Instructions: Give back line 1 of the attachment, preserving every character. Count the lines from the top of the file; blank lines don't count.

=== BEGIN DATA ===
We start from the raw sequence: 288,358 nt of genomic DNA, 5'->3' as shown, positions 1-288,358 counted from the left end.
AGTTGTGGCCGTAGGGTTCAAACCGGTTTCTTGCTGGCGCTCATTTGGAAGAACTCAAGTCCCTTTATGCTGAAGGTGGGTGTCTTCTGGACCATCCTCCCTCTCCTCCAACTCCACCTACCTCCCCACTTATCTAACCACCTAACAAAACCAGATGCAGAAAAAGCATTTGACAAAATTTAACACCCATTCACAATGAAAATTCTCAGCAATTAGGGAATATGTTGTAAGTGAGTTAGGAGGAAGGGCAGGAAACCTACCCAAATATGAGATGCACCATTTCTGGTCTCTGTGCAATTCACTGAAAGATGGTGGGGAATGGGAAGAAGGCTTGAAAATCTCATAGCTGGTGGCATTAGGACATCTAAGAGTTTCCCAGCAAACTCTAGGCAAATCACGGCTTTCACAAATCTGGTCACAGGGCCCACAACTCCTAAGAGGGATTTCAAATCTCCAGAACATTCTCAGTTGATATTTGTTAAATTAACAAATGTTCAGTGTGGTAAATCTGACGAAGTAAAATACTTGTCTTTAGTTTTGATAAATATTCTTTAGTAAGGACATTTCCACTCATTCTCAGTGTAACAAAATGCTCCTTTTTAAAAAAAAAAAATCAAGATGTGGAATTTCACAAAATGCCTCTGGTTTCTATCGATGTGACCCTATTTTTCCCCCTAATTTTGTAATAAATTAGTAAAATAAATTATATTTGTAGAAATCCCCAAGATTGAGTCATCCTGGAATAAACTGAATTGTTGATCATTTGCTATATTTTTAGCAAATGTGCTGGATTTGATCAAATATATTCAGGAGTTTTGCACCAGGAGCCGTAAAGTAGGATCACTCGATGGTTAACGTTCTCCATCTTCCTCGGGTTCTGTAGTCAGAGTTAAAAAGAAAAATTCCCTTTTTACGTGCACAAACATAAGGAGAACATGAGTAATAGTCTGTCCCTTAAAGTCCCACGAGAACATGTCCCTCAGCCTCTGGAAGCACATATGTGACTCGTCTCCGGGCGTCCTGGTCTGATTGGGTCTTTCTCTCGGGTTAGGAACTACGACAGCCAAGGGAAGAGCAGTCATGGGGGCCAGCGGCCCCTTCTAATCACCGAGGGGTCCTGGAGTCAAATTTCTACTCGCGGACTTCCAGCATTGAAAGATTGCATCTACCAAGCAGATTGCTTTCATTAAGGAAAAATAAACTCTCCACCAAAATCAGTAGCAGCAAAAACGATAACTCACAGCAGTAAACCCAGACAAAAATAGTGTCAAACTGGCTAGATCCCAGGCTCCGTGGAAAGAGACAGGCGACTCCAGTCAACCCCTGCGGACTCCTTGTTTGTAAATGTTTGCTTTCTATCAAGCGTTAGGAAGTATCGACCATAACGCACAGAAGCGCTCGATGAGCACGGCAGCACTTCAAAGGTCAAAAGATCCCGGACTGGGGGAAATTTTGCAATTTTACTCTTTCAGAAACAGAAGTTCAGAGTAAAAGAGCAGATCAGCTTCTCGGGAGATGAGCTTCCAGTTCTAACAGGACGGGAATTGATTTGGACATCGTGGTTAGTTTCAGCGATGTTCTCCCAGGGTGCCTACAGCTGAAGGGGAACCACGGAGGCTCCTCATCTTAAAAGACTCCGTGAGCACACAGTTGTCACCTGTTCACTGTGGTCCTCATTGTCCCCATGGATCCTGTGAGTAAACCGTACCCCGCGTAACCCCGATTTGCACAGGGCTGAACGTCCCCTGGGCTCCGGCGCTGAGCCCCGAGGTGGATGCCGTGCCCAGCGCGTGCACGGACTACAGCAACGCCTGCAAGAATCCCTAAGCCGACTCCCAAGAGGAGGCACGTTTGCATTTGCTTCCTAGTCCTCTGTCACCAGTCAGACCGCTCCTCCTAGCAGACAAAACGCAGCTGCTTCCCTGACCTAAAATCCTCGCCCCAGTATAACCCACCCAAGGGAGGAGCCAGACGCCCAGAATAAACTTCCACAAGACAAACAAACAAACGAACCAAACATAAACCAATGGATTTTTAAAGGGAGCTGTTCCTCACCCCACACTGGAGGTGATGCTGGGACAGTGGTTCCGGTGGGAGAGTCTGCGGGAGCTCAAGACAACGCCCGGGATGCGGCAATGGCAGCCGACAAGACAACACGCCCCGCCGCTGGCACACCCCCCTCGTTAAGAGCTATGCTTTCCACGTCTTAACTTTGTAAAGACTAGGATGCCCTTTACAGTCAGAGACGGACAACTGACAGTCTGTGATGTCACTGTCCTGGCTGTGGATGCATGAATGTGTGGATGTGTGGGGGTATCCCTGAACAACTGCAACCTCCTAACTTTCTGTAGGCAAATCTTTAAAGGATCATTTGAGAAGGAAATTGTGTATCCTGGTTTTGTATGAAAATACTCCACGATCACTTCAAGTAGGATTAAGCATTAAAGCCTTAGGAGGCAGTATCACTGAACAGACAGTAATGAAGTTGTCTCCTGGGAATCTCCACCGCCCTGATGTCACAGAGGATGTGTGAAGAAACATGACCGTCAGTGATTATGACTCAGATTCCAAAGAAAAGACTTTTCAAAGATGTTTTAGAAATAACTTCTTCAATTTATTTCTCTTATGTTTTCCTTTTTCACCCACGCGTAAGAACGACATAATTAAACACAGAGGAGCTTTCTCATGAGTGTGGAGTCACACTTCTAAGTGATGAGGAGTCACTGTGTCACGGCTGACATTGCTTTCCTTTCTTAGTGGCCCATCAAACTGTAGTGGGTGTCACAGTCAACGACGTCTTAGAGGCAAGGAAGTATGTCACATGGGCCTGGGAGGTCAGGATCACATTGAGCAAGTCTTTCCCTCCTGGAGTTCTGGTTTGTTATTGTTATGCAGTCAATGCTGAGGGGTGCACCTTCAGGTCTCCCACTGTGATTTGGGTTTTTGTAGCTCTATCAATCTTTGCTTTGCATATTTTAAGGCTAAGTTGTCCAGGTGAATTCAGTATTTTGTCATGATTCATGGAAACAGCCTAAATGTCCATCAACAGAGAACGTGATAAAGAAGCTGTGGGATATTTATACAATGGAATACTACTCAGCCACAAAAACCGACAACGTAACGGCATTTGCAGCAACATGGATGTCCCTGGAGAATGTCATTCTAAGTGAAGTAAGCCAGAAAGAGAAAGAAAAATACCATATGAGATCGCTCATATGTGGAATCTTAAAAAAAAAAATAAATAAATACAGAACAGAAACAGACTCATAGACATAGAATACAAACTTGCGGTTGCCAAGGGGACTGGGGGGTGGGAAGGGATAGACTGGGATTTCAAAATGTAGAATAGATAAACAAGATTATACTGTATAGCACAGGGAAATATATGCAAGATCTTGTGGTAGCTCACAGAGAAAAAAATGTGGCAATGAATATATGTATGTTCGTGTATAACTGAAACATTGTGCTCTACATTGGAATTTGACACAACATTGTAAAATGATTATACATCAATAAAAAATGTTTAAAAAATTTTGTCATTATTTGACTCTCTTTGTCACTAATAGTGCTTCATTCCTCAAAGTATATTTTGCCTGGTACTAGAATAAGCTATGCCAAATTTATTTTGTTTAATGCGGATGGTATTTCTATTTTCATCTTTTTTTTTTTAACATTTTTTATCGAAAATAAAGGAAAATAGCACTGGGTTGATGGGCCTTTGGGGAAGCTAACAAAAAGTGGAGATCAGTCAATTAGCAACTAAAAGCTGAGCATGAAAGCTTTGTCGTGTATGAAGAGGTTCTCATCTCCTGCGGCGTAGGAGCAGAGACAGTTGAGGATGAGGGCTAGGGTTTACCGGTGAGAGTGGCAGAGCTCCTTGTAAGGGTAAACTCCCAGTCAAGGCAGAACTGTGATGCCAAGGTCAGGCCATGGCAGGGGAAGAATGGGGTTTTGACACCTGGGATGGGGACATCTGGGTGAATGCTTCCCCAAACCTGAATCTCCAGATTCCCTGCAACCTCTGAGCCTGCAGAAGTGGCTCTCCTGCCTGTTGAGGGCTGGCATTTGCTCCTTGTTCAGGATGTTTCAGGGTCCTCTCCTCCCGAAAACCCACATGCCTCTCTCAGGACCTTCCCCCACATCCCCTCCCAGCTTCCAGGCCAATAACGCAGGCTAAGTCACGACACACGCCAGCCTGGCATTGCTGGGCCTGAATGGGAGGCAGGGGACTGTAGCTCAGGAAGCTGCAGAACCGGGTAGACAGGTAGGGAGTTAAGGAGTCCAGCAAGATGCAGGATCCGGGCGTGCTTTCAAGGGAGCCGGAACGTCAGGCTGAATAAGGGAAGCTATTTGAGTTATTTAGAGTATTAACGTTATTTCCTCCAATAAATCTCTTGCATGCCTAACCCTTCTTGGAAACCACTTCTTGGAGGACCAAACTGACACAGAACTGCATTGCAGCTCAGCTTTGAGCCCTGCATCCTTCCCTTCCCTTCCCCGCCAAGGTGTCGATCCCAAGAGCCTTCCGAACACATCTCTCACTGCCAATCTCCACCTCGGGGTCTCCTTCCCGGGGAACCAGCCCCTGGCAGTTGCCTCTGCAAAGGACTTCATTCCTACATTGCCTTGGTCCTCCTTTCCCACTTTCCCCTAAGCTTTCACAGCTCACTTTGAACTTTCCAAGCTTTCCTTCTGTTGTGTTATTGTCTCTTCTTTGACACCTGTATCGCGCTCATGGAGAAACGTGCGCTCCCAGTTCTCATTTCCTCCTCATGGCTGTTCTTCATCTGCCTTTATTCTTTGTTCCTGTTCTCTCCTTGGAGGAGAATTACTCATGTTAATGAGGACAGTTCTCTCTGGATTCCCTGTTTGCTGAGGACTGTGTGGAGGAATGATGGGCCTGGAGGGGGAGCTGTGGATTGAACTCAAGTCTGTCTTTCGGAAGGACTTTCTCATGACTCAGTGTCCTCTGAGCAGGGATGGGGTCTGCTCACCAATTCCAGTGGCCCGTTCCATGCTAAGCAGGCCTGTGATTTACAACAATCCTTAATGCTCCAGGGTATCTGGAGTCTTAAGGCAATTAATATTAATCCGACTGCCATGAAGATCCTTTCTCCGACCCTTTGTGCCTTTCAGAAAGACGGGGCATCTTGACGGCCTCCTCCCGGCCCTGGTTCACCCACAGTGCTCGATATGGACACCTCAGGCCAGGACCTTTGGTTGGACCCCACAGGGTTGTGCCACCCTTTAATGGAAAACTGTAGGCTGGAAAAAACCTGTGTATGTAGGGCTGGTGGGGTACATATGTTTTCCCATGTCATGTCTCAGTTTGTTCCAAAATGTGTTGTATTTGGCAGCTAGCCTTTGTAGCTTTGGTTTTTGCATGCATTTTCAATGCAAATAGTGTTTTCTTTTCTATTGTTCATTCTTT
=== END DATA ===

We start from the raw sequence: 288,358 nt of genomic DNA, 5'->3' as shown, positions 1-288,358 counted from the left end.